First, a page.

CEDAR RAPIDS — City Hall isn’t giving away the land for commercial use — to casino investors or anyone else — that sits across the Cedar River from downtown and that the city now owns and obtained through the flood-recovery buyout process.
Mayor Ron Corbett and City Council members Don Karr and Justin Shields, all casino backers, say the latest advertisement from the Just Say No Casino campaign isn’t true when it states, “Cedar Rapids plans to give casino investors CITY-owned land … and we MAY not see a dime.”
Joe O’Hern, the city’s flood-recovery chief, and Rita Rasmussen, the city’s senior real estate officer who has overseen the city’s buyout effort, explained this week that federal law and state policies dictate the competitive process for how the city disposes of flood-damaged property purchased with federal funds.
And one option on commercial property isn’t to give it away, Corbett said. “They bid. They can’t get it for free.”
At the same time, the casino investor group Cedar Rapids Development Group LLC has talked in its advertisements about how it is not going to ask City Hall for any financial incentives in exchange for building a casino.
Even so, the casino investors may find the purchase price of city buyout land across from downtown attractively reasonable.
According to Rasmussen, federal and state rules relating to the sale of buyout property for commercial use in the 100-year flood plain come with two options:
A more expensive option requires the buyer to reimburse the federal Community Development Block Grant disaster program for, in this instance, 107 percent of the property’s purchase price plus administrative and demolition costs.
However, the Cedar Rapids City Council last year secured an exemption for commercial property in “historic” districts or a “viable commercial corridors” in the 100-year flood plain, a special permission that allows the city to sell property there through a competitive proposal process.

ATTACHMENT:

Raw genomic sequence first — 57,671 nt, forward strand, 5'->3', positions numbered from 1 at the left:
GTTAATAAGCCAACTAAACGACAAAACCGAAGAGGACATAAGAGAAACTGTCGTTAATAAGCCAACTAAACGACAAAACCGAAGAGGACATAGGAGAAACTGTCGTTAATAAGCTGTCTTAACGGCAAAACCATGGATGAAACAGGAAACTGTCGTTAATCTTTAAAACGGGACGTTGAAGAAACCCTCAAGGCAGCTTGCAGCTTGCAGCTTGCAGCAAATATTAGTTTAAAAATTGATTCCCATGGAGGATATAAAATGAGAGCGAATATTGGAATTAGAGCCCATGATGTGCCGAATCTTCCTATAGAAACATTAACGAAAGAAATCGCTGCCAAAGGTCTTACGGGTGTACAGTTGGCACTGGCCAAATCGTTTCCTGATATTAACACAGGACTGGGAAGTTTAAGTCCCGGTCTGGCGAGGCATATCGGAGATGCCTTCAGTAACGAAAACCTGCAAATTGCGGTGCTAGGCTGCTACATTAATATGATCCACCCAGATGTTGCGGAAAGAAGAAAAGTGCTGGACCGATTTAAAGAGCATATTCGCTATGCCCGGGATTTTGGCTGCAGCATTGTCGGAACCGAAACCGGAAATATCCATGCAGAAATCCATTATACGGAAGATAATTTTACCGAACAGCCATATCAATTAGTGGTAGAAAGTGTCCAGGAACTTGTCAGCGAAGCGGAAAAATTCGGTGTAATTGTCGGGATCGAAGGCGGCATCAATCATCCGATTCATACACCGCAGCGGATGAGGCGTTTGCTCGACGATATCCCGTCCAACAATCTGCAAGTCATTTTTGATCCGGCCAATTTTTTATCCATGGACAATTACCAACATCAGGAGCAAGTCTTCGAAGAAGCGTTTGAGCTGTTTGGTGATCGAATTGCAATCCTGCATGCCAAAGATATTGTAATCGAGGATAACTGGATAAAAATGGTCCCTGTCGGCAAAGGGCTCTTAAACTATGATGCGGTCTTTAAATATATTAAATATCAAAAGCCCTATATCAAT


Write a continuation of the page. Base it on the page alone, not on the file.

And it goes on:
With this option — which is the one almost certainly that will be used on west-side land that the casino is interested in — those competing to buy the property must pay the current fair market value of the now-vacant, post-flood property. It is a value established by a city-hired appraiser, Rasmussen said. The money from the sale, likewise, reverts back to the federal CDBG disaster program.
The second option, using the fair-market value, “generally” will cost the buyer less than the first option, Rasmussen said.
City Council member Karr, a west-side advocate and business owner, said he and other council members sought the exemption early last summer because it was needed to attract investors to develop city-owned buyout land in New Bohemia, in Czech Village, along Ellis Boulevard NW and across the river from downtown.
“The casino didn’t have anything to do with that,” Karr said.
The city, the mayor said, wouldn’t get any of the proceeds from the sale of buyout land, but taxpayers do because the money reverts from where it came, the federal government’s disaster program.
Steve Gray, a lead casino investor with Cedar Rapids Development Group LLC, acknowledged on Friday that the casino investor group may see a cost-savings in the purchase of land because much of the land that they want to buy for the casino is owned by one owner, in this instance, the city through its buyout program. Dealing with many owners at once can drive a project’s land cost up, he said.
At the same time, he said, any relatively lower purchase price for buyout land also comes with the added cost of being required to elevate the site potentially several feet to get it above the 100-year flood plain, plus added costs associated the investors’ interest in incorporating flood protection into the site.